Talk show host Kesselee Sumo after he was assaulted on March 11, 2024, by two officers with the Liberia Drug Enforcement Agency and a magistrate’s court sheriff. (Photo: Courtesy of Press Union of Liberia)

Liberian law enforcement officers arrest, beat journalist Kesselee Sumo

Abuja, March 29, 2024—Liberian authorities should investigate the law enforcement officers who tear-gassed and beat to unconsciousness journalist Kesselee Sumo, and drop all legal proceedings against the talk show host, the Committee to Protect Journalists said Friday.

Two officers with the Liberia Drug Enforcement Agency (LDEA) and a magistrate’s court sheriff assaulted and arrested Sumo, a talk show host and producer with the privately owned Radio Fuamah, in the centrally located Bong Mine Community on March 11, according to Sumo, the outlet’s founder, Rufus Tartee, and a statement by the local press group the Press Union of Liberia.

A court issued a warrant for Sumo’s arrest on charges of criminal coercion under Section 14.27 of the penal code and interference with judicial matters, according to CPJ’s review of the warrant. CPJ was unable to immediately determine the potential penalties Sumo faces.

Sumo and Tartee told CPJ that the charges are in connection to a March 7 broadcast of Sumo’s daily program “What’s happening in your community,” in which the journalist alleged that a magistrate, Linda Sulonteh, unjustly detained two community leaders.

“Liberian authorities must ensure a comprehensive investigation into the violent attack on journalist Kesselee Sumo, hold those responsible to account, and drop any investigations into his work,” said CPJ Africa Program Head Angela Quintal, in New York. “There is no justification for beating a journalist over reporting about alleged human rights abuses, and the fact that these abuses were perpetrated by officers responsible for public safety is even more alarming.”

Sumo went to the local magistrate court on March 8 after officials came to the outlet’s office and summoned him, according to Sumo and Tartee. Sumo told CPJ that at the court, a magistrate informed him that Sulonteh wanted the journalist to pay U.S. $100 to the government as compensation for the March 7 report. Sumo waited three hours for Solunteh and left after she did not arrive.

Sulonteh declined to answer CPJ’s questions, saying that she is “not answerable to CPJ” and “We do not have journalists in Liberia. What we do have are [a] bunch of liars and unprofessionals”

The officers denied Sumo’s request to speak to his lawyer when they arrested him on March 11 before punching him repeatedly, primarily on his back and head, especially his left eye, according to Sumo, Tartee, and a video of the attack reviewed by CPJ. The journalist also said one of the officers hit his hands several times with a pair of handcuffs, and another officer sprayed tear gas in his left eye before he lost consciousness.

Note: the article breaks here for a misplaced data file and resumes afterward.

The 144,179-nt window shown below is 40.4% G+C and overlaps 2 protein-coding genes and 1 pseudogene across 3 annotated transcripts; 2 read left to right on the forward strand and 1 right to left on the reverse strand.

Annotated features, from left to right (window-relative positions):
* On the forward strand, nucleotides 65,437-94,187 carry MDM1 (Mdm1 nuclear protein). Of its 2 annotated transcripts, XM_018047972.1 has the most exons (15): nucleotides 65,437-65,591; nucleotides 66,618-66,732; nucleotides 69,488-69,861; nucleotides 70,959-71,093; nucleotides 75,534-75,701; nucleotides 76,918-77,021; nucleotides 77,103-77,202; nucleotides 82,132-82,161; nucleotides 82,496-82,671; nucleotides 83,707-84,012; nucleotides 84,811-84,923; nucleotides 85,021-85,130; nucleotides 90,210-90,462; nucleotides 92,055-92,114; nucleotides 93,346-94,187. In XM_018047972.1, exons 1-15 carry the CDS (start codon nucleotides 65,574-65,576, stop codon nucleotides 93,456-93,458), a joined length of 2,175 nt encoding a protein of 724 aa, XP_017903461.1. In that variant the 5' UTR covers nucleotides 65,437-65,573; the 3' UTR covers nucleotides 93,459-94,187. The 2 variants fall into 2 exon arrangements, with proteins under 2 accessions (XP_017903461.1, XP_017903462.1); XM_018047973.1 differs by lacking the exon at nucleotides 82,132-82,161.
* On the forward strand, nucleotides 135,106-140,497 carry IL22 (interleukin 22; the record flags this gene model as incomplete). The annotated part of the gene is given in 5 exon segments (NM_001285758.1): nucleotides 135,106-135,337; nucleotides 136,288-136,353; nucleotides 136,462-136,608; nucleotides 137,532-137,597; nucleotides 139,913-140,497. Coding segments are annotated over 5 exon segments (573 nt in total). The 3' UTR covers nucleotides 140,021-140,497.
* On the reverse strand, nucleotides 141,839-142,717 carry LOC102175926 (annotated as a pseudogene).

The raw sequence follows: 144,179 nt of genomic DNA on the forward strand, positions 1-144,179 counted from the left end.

The officers took Sumo to the court, where a judge instructed that he be taken to hospital, Sumo told CPJ. He was hospitalized until March 12 and experienced severe pains in his chest and left eye.

Sumo and Tartee told CPJ they reported the matter to the police. The police told Sumo they would not investigate as the matter was before the court. Liberia National Police Spokesperson Moses Carter told CPJ he was not aware of the incident and requested Sumo contact him directly.

LDEA spokesperson Michael Jipply told CPJ that the two LDEA officers had gone to support the court official in executing the arrest warrant, but Sumo resisted coming with them. “They tried to restrain and take him to the court,” Jipply said. “In the process of that altercation…he sustained whatever injuries that he may have reported.”

“It is clear that he was assaulted physically, which I stated was because of his refusal to properly adhere to law enforcement instructions, which of course is provocative. So anything as such that happened, it was because of that, but again we do not train our officers to be brutal on civilians,” Jipply told CPJ. He added that they apologized for the altercation, and the LDEA assisted Sumo in getting medical treatment after the judge ordered him to be taken to the hospital.

Jipply said CPJ brought Sumo’s arrest and attack to his attention, and he had instructed the officers involved to be sent to the LDEA headquarters as part of an investigation. Jipply told CPJ he would contact Sumo directly to learn more and “take actions where necessary.”

The Press Union of Liberia’s acting president, Akoi M. Baysah, told CPJ that the union was writing a letter to the LDEA and the court requesting they hold the officers accountable.